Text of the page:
I do not know what the catalyst will be for you, but these two books really lit my fuse.
Tuesday, September 18, 2007
Isn't that what blogging is to some extent? A personal living expression in words and images, ongoing and ever continuing. When you cease to be enriched, you're free to turn away. The best books, and best blogs, keep us coming back for more, knowing that we will get a satisfying return on the investment of our time.
Monday, September 17, 2007
Watched The Natural last night with Robert. A number of good lines. "I believe we all have two lives... the life we learn with and the life we live with after that." Good line. But what about now? When does "the life we live with after that" begin?
Another interesting statement. "I didn't see it coming. I should have seen it coming." Some things that happen to us seem to have no foreshadowing even when in fact they do.
Interesting, too, that the movie ends with an upbeat heroic end and altogether differently from the book.
Why do people want to be famous? Roy Hobbs wanted that... to be the best that ever was. Why? Iris challenges him: "Why does that matter so much to you? Isn't it good enough to know you were good?"
Oct 1, 2000
Too often we chase treasure at the ends of the earth when there are acres of diamonds right here at our feet. Open your eyes and see where true value lies.
Sunday, September 16, 2007
Saturday, September 15, 2007
Friday, September 14, 2007
Have you ever felt that way? You have things in your heart to share, but with all these voices, all this noise, what's the use? You feel as if you are saying something so obvious it hardly bears repeating. What's the point? Is it foolishness? To be one more voice, insignificant as a drop of rain in the Rocky Mountains, for one vain moment dashing itself pitifully into the massive granite heart of a continent... A continent! One drop, exploding in useless splendor, colliding with a whole continent set in its ways. Is this not the ultimate futility?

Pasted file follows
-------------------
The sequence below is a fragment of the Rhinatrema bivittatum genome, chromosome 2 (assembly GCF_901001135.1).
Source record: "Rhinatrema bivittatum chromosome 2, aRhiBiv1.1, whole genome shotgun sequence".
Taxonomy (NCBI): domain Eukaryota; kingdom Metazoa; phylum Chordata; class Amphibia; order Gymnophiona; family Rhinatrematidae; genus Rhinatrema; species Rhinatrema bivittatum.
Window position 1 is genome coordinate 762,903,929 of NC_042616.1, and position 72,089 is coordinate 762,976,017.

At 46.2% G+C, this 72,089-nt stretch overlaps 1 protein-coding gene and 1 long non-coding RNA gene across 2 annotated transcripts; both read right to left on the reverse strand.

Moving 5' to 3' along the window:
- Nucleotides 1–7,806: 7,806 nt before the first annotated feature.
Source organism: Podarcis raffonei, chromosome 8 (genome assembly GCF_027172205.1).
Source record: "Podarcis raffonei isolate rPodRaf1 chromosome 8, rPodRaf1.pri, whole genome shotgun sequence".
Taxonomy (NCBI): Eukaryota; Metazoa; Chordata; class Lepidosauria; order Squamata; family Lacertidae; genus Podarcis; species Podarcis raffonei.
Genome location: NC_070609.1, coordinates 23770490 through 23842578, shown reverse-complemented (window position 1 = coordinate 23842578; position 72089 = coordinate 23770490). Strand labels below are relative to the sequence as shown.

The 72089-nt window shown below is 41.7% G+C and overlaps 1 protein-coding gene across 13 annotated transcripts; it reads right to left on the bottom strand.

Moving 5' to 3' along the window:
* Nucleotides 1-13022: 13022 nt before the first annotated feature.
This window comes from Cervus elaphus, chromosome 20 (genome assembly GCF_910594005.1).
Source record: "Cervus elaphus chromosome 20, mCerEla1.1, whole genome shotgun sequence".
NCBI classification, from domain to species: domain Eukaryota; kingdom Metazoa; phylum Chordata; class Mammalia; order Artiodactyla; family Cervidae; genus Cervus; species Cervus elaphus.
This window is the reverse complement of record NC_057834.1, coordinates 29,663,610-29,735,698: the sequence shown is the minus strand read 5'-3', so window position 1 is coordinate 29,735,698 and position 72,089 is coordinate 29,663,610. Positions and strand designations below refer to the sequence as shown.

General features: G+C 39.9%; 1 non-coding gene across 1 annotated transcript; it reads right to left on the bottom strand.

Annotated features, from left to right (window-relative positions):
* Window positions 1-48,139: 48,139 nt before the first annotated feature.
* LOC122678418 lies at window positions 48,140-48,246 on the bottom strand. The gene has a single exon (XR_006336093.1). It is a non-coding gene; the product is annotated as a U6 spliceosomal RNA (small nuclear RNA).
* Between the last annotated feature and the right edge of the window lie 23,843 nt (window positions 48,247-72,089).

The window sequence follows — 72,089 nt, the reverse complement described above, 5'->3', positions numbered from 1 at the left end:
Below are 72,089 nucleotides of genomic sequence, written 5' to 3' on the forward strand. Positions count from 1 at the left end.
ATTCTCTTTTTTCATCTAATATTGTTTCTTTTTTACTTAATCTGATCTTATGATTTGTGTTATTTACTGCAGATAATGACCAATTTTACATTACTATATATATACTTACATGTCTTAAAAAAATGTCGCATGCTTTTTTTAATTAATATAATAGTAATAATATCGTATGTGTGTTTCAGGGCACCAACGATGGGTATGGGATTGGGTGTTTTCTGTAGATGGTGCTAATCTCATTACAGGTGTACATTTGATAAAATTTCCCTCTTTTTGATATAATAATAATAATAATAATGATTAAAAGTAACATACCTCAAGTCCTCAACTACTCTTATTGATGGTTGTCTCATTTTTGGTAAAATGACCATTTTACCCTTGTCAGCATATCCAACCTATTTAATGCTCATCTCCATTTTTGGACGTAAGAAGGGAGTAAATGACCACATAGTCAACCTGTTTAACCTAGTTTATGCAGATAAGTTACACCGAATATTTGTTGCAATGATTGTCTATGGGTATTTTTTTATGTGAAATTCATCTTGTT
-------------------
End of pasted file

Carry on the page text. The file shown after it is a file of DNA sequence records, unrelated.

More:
Perhaps. But then again, perhaps there is a waiting seed, expectant, hungering, thirsting, languishing for that drop, that single drop of nourishment to gain the strength to break free from the confines of its tiny prison shell of self, to burst asunder the bonds of death and darkness, into life. As this seedling to sapling grows, it reaches up to grasp gloriously in daily snatches the light of life, rejoicing now that it, too, can fulfill its destiny and purpose in being.
So it is that the words we offer have the power to give hope and life. And our speaking is not in vain.
Thursday, September 13, 2007
~ I Corinthians 13:12a
Imagine a flock of blackbirds in flight. Several friends, upon spying the small cloud of birds, attempt to guess their number. One guesses twenty-five or so. Another guesses 20. A third insists there were at least thirty. But none of them, due to the brevity of their observation, is able to say with certainty the precise number of blackbirds they witnessed.